“Wine Spectator‘s Restaurant Awards recognize restaurants whose wine lists offer interesting selections, are appropriate to their cuisine and appeal to a wide range of wine lovers,” according to the guidelines.

The Stonehouse at San Ysidro Ranch earned The Grand Award, which is Wine Spectator‘s highest honor, given to only 89 restaurants around the world. According to Wine Spectator, this honor is “given to restaurants that show an uncompromising, passionate devotion to the quality of their wine programs. These wine lists typically feature 1,000 or more selections, and deliver serious breadth of top producers, outstanding depth in mature vintages, a selection of large-format bottles, excellent harmony with the menu, and superior presentation. These restaurants offer the highest level of wine service.”

Angel Oak at the Bacara Resort & Spa, Los Olivos Wine Merchant & CafeOpal Restaurant & Bar and Wine Cask all earned The Best of Award of Excellence. “These wine lists display excellent breadth across multiple winegrowing regions and/or significant vertical depth of top producers, along with superior presentation. Typically offering 350 or more selections, these restaurants are destinations for serious wine lovers, showing a deep commitment to wine, both in the cellar and through their service team,” according to Wine Spectator.

“We are thrilled for the honor in our first year of opening,” says Anne Elcon, Director of Marketing & Communications at Bacara Resort & Spa.

Angel Oak Wine Cellar, LaFemme Photography, courtesy photo.

Angel Oak Wine Cellar, LaFemme Photography, courtesy photo.

Also receiving The Award of Excellence, for “wine lists, which typically offer at least 90 selections, feature a well-chosen assortment of quality producers, along with a thematic match to the menu in both price and style,” were several other local restaurants: BarbareñoBella Vista at Four Seasons Resort The Biltmore Santa Barbara, Bouchon Santa Barbara, Chuck’s Steak House Of Hawaii, Les Marchands Wine Bar & Merchant, Olio Pizzeria, Olio e Limone Ristorante, S.Y. Kitchen, Sly’s, The Harbor Restaurant, The Hitching Post II, The Lark, Tre Lune and Willows at Chumash Casino Resort.

Cheers! Click here for more Cocktail Corner columns.

Leslie Dinaberg

When she’s not busy working as the editor of Santa Barbara SEASONS, Cocktail Corner author Leslie Dinaberg writes magazine articles, newspaper columns and grocery lists. When it comes to cocktails, Leslie considers herself a “goal-oriented drinker.”

 Originally published in Santa Barbara Seasons on July 14, 2017.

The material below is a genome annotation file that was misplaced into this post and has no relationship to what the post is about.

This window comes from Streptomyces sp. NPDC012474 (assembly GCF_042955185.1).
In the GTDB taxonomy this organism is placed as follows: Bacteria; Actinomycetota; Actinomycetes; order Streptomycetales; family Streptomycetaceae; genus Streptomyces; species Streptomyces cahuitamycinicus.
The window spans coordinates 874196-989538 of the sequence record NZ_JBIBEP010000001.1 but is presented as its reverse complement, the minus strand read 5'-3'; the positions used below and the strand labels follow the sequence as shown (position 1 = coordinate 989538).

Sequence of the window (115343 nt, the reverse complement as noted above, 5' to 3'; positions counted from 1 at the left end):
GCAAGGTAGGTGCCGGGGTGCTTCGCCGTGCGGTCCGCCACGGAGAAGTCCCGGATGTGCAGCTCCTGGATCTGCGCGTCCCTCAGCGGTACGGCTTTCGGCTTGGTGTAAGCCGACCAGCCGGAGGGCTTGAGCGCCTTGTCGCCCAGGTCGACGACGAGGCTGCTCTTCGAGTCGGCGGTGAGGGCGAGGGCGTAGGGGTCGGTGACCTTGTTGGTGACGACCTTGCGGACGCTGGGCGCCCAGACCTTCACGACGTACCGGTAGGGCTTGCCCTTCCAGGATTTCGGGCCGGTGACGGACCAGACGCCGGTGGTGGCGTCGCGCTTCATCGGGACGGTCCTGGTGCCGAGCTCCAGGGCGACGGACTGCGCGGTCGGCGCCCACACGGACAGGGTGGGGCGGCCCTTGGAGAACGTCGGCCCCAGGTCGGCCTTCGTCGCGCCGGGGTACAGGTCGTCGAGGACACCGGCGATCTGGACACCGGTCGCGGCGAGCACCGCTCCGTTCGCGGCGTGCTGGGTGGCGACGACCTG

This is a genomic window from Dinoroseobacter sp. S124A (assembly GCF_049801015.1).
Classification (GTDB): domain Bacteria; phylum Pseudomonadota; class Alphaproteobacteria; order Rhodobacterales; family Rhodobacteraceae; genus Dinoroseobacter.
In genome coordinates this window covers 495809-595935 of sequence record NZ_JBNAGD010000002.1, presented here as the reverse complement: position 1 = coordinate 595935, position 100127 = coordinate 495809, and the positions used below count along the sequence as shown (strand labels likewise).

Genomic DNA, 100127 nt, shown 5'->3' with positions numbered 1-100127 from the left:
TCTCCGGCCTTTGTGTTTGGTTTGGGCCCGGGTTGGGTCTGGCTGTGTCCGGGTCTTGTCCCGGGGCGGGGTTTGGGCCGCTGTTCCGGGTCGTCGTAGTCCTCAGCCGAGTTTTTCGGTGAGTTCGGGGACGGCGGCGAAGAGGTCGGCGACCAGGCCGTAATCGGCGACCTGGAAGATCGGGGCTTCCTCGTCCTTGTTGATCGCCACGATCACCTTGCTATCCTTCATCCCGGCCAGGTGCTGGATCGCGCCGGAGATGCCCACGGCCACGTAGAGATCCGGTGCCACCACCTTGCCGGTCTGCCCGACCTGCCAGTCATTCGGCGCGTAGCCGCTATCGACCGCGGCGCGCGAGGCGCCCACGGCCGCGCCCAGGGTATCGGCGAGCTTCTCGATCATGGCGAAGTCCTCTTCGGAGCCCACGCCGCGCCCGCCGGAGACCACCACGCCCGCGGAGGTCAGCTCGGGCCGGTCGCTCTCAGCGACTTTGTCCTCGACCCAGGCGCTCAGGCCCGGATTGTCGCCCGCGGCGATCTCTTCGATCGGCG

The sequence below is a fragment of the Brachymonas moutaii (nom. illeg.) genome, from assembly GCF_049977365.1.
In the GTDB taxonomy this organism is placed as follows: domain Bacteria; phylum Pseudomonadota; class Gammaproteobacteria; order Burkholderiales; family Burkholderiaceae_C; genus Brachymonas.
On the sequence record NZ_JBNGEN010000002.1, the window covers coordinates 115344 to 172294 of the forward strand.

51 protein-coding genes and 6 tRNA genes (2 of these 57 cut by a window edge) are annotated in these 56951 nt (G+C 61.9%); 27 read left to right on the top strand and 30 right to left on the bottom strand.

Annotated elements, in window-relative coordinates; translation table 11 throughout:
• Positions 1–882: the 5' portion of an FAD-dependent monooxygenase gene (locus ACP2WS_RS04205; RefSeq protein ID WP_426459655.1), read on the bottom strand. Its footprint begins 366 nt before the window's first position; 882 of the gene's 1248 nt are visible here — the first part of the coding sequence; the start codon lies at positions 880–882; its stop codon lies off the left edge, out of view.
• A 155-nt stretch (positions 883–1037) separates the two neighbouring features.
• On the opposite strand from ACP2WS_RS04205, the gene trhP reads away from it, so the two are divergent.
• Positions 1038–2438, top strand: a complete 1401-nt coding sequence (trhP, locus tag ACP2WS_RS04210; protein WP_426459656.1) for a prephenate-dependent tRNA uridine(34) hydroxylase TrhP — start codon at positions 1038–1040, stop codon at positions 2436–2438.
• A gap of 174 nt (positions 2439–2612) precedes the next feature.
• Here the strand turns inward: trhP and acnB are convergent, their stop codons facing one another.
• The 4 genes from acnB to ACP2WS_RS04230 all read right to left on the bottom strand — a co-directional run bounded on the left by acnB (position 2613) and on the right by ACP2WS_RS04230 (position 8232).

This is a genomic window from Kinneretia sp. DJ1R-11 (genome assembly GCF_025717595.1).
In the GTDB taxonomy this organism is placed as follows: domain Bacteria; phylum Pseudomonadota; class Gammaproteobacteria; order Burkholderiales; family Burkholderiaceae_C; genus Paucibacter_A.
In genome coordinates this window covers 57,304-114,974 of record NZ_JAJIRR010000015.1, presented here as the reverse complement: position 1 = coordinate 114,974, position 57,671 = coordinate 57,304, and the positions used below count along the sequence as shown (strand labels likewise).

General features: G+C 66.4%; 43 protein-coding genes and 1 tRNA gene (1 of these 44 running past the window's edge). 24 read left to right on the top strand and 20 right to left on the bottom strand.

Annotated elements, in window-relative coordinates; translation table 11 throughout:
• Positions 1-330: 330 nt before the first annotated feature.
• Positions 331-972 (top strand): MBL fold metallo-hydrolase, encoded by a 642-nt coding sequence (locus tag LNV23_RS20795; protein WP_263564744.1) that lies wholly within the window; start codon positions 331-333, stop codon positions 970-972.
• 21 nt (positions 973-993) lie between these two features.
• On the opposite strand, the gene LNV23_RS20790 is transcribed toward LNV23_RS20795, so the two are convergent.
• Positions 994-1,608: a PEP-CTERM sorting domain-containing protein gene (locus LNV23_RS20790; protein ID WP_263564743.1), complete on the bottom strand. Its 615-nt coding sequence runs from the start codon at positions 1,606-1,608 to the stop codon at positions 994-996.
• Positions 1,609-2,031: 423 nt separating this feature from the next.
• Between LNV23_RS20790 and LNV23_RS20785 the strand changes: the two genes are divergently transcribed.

Local Dish: Santa Barbara Author Pens “A Visitor’s Guide to Mexico City Street Food”

by lesliedinaberg on July 13, 2017

Courtesy photo.

Richard Lambert, the local chef behind the beloved (and now gone) Santa Barbara Tamales To Go, has turned his culinary talents toward Mexico City’s colorful street food scene with a new book, A Visitor’s Guide to Mexico City Street Food, that turns the spotlight on the world’s number one travel destination (New York Times).

Lambert lived in Mexico City for much of last year with his daughter Juliet, who owns a restaurant and catering business there, and says he “grabbed the opportunity to eat my way across the city, finding something new on every street. The options are endless when there are an estimated half million street food vendors in the city.”

Cleverly written, with tongue-in-cheek chapter titles like “Tacos are King of the Night” and “The Salsa Tells You Who is Cooking,” Lambert’s 37-page guide provides street food recommendations, descriptive photos, food and health safety tips, and on-the-street videoclips. The ebook also comes with a separate 40-page Spanish-English glossary of food terms, which is particularly useful, as Lambert describes Mexico’s pambazos, tlayudas, arrachera, costras and huitlacoche as “some of the best street foods you’ve probably never heard of, and will have fun discovering.”

Courtesy photo.

For the record, pambazos are a Torta (sandwich) that takes its name from the bread it is traditionally made with, pan basso. Lambert writes, “This peasant roll is chewy-tough and able to hold up well when it is split and fully dipped in guajillo chile sauce and briefly fried. The roll is then filled with potatoes, chorizo, refried beans, lettuce, crema, and garnished with queso fresco. This torta originated in Mexico City.”

He describes tlayudas as “large, thin crusted, fried or toasted tortilla covered with a variety of meats, cheeses, vegetables and salsas. It is often called a Mexican pizza because it looks similar. The tlayuda originated in the state of Oaxaca.”